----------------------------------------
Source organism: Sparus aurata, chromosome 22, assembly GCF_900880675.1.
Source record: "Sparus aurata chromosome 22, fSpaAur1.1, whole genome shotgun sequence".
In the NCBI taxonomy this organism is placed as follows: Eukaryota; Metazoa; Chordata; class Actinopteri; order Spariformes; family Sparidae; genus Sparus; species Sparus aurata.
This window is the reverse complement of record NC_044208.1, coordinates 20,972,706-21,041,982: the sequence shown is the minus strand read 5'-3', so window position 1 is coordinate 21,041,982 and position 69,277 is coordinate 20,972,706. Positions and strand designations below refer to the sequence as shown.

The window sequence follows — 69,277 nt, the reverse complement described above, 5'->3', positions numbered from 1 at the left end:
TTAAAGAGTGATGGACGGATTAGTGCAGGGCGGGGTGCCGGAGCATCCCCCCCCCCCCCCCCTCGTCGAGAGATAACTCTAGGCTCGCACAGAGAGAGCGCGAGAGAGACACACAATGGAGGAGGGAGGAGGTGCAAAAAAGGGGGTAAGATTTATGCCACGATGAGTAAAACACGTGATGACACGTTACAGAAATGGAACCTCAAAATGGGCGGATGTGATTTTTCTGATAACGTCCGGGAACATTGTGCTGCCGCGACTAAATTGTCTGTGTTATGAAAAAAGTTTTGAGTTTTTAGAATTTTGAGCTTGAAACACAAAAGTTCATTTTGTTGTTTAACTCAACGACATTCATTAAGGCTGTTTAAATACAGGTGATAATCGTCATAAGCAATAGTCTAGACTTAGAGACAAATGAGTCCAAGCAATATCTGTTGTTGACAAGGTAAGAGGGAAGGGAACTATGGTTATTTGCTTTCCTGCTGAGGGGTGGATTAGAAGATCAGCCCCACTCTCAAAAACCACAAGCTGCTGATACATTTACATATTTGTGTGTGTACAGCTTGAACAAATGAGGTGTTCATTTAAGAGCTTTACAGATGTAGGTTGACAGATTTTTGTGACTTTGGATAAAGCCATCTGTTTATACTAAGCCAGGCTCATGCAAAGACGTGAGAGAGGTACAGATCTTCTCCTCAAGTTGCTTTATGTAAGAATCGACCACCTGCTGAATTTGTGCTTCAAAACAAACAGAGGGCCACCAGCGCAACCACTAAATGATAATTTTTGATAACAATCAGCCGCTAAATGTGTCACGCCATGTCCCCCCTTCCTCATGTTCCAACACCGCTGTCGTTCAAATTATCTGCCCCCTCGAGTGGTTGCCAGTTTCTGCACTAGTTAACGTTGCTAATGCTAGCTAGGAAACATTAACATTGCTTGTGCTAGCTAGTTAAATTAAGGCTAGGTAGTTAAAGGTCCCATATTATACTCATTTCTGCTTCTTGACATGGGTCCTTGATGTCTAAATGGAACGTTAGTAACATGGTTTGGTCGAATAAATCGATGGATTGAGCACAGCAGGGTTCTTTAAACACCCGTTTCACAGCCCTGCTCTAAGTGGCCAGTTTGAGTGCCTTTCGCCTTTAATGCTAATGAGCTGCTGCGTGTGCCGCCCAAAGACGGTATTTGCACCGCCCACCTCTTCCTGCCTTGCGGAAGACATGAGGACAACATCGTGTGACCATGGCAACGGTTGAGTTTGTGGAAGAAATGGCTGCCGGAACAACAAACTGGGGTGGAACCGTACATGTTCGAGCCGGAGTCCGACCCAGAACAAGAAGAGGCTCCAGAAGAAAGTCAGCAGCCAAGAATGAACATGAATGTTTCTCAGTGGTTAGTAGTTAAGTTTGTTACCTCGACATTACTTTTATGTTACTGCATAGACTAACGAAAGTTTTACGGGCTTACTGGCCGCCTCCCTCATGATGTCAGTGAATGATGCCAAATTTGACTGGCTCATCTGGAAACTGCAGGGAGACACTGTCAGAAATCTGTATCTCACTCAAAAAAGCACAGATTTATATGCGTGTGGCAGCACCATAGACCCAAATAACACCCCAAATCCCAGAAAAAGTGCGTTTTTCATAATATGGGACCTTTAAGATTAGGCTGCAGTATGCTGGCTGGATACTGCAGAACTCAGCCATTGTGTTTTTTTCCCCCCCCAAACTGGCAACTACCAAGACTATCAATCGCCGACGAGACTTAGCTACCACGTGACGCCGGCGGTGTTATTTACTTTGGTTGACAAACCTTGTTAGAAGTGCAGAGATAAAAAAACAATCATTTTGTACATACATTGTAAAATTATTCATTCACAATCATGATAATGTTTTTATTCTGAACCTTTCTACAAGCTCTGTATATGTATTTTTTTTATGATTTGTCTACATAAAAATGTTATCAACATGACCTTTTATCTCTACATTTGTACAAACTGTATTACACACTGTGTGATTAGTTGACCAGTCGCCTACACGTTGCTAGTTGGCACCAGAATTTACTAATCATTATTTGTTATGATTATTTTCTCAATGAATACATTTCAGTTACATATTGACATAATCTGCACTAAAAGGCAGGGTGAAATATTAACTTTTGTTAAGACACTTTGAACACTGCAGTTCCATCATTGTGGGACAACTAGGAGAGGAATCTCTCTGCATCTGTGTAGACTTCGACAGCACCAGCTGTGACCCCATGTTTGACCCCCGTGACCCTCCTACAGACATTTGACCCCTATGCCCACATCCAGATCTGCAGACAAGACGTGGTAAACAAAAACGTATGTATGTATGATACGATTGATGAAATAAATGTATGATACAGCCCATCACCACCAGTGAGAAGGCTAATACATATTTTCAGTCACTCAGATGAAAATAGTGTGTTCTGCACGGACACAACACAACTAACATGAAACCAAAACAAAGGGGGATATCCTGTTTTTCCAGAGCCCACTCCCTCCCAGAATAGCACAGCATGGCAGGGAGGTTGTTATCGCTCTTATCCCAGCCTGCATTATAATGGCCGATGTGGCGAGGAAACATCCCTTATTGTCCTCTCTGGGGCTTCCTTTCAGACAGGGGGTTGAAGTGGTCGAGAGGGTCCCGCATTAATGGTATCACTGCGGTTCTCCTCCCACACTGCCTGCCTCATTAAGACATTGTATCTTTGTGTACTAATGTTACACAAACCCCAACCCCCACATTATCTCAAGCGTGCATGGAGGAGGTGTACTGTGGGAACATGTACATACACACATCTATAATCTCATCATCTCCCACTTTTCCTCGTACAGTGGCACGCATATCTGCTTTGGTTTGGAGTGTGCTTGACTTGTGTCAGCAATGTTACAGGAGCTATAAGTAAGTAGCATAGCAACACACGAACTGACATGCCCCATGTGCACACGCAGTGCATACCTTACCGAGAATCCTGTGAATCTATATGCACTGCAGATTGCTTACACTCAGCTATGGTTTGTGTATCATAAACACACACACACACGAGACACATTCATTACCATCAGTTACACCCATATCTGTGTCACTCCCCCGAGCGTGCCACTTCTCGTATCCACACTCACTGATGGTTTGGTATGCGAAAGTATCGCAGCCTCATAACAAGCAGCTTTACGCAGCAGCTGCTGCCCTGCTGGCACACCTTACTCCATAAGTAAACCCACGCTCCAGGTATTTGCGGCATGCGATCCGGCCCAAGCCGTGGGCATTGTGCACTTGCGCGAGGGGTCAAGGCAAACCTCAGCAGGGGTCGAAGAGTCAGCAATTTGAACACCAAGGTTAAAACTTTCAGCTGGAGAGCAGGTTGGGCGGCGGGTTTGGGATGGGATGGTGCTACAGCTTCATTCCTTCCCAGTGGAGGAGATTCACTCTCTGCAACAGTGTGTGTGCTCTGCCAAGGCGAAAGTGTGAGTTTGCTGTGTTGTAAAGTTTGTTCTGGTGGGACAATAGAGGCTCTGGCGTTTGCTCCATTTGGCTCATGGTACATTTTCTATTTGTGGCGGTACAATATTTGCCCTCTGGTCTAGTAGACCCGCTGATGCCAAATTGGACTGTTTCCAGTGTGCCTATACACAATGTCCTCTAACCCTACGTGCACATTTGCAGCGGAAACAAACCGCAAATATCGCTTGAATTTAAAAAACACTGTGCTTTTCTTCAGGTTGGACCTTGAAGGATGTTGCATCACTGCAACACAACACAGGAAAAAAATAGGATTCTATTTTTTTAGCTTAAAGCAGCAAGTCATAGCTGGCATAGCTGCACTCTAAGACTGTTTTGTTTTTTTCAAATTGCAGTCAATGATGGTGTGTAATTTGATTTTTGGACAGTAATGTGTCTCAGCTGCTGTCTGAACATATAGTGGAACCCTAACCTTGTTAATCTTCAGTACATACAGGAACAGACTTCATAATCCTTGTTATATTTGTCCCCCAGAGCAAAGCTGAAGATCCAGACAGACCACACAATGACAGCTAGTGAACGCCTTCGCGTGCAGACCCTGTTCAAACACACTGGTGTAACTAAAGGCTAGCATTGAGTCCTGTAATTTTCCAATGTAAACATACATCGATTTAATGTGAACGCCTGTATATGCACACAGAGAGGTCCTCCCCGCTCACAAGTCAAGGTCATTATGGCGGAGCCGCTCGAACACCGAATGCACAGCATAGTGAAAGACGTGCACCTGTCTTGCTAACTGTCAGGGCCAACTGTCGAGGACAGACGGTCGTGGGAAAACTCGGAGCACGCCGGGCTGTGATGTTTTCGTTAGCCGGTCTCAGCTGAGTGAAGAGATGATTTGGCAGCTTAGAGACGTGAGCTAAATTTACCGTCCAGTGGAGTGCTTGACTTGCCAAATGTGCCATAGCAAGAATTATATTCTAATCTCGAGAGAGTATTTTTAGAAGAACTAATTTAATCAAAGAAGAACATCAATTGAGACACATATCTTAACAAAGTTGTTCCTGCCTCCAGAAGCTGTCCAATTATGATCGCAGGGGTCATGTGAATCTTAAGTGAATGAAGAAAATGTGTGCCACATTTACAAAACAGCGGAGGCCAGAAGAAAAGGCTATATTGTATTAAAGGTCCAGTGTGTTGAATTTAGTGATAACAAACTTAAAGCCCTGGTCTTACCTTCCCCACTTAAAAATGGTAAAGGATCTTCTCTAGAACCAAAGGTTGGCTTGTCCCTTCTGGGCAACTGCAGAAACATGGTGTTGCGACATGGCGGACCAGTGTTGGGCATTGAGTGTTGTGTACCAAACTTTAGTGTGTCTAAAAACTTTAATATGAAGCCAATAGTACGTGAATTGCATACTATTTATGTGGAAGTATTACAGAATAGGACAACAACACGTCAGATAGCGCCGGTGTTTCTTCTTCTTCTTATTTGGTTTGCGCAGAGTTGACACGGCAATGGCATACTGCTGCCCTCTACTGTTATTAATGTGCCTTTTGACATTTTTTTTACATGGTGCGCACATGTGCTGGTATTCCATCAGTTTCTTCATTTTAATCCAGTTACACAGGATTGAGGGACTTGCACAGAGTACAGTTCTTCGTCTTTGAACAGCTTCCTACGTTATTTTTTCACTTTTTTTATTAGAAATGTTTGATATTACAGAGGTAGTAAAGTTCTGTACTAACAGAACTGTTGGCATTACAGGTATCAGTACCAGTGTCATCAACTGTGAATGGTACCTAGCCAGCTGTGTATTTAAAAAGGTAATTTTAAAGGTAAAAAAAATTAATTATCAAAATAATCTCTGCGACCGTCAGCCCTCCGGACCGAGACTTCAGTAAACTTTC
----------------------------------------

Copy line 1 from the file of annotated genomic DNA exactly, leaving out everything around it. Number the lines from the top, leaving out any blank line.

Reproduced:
Source organism: Sparus aurata, chromosome 22, assembly GCF_900880675.1.